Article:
Speech and language pathologists, like all professionals who claim to be scientific in their practice, make a public commitment to operate on the basis of knowledge derived in accordance with sound scientific standards. Yet students in communication disorders are given relatively little grounding in the fundamentals of science; indeed, they often receive implicit encouragement to rely on clinical wisdom. This pathbreaking text introduces the principles of critical scientific thinking as they relate to assessing communication problems, deciding about alternative approaches to intervention, and evaluating outcomes. The author provides many illustrative examples to help readers contextualize the ideas.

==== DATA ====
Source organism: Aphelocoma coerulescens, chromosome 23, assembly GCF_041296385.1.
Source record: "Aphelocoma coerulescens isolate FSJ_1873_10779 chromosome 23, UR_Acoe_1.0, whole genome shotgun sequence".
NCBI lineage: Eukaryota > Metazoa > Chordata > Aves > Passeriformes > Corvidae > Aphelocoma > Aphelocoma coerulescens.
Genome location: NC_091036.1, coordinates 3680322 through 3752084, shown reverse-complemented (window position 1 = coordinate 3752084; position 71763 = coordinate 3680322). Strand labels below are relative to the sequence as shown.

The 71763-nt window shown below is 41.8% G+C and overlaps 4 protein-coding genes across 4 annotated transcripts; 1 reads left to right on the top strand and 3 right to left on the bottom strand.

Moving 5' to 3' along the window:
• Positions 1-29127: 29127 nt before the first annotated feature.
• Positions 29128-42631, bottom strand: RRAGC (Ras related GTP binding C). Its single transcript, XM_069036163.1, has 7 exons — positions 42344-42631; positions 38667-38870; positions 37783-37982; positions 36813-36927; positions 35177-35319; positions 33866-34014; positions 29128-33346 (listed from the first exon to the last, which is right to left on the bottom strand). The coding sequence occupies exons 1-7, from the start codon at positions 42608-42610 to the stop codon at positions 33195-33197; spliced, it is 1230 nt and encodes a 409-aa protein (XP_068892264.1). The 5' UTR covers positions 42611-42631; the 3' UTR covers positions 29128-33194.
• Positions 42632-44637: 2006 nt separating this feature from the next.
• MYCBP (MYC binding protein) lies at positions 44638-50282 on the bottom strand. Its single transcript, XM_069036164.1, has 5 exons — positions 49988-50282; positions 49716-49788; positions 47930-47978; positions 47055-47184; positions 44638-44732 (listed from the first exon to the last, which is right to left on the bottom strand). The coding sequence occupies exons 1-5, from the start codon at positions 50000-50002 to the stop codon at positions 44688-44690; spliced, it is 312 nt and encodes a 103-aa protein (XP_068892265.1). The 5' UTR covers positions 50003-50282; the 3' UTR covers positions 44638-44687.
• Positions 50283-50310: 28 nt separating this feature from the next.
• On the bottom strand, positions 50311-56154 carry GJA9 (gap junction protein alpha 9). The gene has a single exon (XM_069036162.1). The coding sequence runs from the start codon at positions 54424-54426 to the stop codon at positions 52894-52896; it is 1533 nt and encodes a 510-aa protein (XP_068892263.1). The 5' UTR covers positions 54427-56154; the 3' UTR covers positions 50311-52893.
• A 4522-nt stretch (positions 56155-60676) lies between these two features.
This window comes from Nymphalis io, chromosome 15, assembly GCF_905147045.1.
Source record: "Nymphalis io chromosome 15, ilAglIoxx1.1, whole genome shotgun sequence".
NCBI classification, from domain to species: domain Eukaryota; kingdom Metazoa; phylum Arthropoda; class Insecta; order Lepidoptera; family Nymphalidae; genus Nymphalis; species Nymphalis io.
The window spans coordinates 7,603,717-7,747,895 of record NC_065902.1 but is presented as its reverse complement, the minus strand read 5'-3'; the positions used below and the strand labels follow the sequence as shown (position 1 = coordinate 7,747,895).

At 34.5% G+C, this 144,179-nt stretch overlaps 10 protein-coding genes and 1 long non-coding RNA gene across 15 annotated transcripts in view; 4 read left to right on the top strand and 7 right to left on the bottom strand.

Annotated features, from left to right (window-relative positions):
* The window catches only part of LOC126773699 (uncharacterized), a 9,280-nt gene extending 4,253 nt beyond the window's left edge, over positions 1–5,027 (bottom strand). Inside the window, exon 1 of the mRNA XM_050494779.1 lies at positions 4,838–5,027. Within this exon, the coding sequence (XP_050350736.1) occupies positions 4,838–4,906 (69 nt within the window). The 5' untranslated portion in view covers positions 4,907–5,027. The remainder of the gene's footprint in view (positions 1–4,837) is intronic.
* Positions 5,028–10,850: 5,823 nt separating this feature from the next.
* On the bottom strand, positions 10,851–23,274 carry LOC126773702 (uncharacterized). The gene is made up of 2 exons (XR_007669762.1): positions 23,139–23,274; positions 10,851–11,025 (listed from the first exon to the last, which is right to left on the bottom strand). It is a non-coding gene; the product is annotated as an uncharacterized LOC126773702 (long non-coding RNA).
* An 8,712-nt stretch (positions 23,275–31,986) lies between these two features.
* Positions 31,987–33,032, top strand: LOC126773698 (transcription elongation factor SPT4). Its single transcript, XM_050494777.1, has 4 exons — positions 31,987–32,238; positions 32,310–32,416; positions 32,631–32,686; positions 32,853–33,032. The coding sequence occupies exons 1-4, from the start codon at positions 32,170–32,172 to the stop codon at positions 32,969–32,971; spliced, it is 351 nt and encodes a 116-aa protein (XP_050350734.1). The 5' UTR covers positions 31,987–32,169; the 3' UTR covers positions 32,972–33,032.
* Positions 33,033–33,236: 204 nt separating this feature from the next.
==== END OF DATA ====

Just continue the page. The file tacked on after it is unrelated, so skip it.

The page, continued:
Her clear presentation will help not only undergraduate and graduate students but also established professionals reason more effectively about what they are doing and why. Though the examples come from speech and language pathology, this illuminating and readable book constitutes a valuable resource for all clinical practitioners.